|Final steel beam lifted at 4 World Trade Center, the first expected to open at the site next year|
The ceremonial last beam is hoisted to the top of Four World Trade Center, Monday, June 25, 2012. The 72-floor, 977-foot tower is scheduled to open late next year. It's expected to be the first tower completed on the 16-acre site since the 9/11 attacks. AP Photo/Mark Lennihan.
By: Verena Dobnik, Associated Press
NEW YORK (AP).- A final steel beam was lifted Monday atop a new World Trade Center skyscraper the first expected to open at the site next year since the twin towers were decimated on 9/11.
With gospel superstar BeBe Winans offering a powerful rendition of "God Bless America," workers raised their hardhats in tribute as the mammoth beam rose slowly into the Manhattan sky, swaying from a steel rope hoisted by a crane.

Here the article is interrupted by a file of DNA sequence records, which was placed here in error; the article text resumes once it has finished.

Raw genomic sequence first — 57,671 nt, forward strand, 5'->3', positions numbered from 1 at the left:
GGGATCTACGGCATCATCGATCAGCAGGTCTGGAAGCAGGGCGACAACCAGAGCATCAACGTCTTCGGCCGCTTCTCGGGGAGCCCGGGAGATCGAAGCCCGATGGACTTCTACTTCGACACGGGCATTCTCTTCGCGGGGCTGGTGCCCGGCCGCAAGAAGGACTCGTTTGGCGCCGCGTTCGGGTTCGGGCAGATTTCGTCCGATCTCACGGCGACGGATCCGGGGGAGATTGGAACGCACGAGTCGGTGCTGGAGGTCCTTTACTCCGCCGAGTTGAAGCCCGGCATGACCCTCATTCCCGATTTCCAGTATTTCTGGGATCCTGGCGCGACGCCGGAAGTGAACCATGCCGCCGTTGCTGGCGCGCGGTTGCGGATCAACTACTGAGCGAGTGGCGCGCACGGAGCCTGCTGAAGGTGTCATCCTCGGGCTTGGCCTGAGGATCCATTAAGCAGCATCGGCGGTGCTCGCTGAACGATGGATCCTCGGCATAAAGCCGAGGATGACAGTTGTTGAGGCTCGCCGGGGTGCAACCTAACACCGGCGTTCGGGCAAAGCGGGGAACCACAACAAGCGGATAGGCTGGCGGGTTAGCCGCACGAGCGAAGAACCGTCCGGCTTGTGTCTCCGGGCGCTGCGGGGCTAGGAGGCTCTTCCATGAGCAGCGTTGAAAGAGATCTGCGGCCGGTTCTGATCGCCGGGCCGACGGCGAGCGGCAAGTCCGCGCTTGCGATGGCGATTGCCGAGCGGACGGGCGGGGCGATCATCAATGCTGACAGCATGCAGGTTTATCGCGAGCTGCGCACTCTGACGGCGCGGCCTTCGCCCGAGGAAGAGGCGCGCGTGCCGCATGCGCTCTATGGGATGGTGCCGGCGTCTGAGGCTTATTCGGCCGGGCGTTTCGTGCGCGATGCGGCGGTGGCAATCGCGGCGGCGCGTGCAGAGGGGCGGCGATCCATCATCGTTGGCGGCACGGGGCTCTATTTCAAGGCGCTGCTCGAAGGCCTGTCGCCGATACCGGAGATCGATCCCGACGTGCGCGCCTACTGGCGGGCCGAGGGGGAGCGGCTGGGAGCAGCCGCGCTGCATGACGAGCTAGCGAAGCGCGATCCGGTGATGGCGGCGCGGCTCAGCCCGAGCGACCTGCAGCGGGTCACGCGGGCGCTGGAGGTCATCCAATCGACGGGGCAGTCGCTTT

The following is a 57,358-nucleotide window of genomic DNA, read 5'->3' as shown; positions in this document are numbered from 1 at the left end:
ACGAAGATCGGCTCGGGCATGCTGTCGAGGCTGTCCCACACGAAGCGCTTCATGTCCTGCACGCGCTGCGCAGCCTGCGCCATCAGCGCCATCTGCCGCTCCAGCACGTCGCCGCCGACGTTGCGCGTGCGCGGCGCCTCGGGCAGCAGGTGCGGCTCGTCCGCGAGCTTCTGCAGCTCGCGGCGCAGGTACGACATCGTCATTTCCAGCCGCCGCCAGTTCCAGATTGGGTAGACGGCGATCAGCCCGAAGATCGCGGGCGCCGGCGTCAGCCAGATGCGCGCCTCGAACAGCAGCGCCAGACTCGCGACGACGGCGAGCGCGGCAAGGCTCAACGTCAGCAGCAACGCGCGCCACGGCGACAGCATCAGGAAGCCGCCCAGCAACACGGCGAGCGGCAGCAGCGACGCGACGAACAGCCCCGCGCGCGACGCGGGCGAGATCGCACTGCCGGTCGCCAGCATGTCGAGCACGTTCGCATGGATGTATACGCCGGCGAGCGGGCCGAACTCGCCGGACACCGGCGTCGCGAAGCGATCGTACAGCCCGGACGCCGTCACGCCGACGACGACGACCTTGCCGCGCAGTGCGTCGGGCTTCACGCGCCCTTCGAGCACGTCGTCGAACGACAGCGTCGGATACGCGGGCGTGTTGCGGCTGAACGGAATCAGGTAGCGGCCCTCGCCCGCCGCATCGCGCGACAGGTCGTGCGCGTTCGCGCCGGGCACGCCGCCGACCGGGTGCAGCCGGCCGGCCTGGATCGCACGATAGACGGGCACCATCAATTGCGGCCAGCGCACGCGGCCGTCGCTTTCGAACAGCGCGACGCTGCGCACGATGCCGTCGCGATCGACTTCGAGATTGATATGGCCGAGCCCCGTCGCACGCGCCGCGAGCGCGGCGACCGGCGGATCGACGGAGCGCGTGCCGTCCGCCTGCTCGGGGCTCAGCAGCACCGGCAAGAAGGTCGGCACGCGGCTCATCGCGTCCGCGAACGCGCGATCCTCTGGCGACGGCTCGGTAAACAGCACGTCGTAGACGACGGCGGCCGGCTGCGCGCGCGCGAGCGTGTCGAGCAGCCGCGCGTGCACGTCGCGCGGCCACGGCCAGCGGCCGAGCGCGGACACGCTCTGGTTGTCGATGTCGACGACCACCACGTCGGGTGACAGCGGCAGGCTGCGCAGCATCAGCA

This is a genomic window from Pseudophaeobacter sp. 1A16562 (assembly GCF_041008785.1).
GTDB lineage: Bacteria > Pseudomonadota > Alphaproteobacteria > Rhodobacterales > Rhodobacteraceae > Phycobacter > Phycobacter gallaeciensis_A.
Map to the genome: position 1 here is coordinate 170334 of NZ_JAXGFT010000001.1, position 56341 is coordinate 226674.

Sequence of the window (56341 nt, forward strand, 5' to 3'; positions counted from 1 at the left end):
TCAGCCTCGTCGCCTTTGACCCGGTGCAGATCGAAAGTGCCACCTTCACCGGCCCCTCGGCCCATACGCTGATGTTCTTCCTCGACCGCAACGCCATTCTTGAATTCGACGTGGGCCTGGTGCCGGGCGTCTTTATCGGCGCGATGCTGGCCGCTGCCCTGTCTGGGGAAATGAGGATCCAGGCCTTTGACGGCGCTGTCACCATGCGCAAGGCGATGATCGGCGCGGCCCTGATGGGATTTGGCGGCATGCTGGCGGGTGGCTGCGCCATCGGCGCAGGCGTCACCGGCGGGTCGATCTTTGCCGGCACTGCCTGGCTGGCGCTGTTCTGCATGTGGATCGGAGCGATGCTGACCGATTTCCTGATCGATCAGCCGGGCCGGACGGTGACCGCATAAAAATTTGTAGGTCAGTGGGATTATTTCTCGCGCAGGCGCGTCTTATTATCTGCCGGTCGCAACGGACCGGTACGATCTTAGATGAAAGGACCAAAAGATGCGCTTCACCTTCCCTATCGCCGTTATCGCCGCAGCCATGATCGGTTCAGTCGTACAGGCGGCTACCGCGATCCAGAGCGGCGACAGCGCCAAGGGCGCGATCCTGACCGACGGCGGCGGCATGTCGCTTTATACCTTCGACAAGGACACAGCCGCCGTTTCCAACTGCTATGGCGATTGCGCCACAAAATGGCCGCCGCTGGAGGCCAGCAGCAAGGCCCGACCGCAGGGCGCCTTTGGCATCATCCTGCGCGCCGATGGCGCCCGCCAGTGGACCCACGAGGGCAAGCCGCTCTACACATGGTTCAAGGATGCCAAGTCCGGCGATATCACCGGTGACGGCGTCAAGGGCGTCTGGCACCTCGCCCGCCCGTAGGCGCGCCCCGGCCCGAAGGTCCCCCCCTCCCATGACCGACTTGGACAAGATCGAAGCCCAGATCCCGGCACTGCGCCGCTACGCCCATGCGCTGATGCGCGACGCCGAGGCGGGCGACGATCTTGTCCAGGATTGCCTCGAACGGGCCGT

A U.S. flag attached to the bottom of the beam fluttered above several hundred spectators at the topping-off ceremony.
"Ten years later, it's pretty remarkable," said a teary-eyed Sally Rexach, a nurse who aids workers constructing 4 World Trade Center.
She was at ground zero just after Sept. 11, 2001, supporting workers who combed through the smoking debris in search of human remains.
"This is a very proud moment; it's full circle," she said, glancing across the 16-acre site where the uncompleted One World Trade Center in the northwest corner is already New York's tallest structure.
In the southeast corner facing the 9/11 memorial, the 72-story tower that was topped off Monday is to open for business in the fall of 2013 the first occupied high-rise at the new trade center site since the Sept. 11 attacks.
The 1.8-million-square-foot skyscraper, designed by Pritzker Prize-winning architect Fumihiko Maki, will primarily house commercial offices. A third of the office space will be set aside for the headquarters of the Port Authority of New York and New Jersey, which owns the site.
An atrium will house shops and restaurants.